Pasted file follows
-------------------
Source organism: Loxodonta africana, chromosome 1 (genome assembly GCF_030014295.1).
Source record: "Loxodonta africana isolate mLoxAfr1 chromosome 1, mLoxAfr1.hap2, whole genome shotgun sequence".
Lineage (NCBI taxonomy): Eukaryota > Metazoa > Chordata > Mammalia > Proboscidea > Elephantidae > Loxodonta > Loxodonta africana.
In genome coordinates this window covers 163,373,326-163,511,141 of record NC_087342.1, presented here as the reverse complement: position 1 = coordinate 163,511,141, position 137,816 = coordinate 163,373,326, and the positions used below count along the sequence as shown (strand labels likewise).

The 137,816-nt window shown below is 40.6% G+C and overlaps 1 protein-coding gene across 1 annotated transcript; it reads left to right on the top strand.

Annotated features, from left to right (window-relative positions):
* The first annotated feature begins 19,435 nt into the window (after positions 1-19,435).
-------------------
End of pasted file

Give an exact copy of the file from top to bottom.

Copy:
Source organism: Loxodonta africana, chromosome 1 (genome assembly GCF_030014295.1).
Source record: "Loxodonta africana isolate mLoxAfr1 chromosome 1, mLoxAfr1.hap2, whole genome shotgun sequence".
Lineage (NCBI taxonomy): Eukaryota > Metazoa > Chordata > Mammalia > Proboscidea > Elephantidae > Loxodonta > Loxodonta africana.
In genome coordinates this window covers 163,373,326-163,511,141 of record NC_087342.1, presented here as the reverse complement: position 1 = coordinate 163,511,141, position 137,816 = coordinate 163,373,326, and the positions used below count along the sequence as shown (strand labels likewise).

The 137,816-nt window shown below is 40.6% G+C and overlaps 1 protein-coding gene across 1 annotated transcript; it reads left to right on the top strand.

Annotated features, from left to right (window-relative positions):
* The first annotated feature begins 19,435 nt into the window (after positions 1-19,435).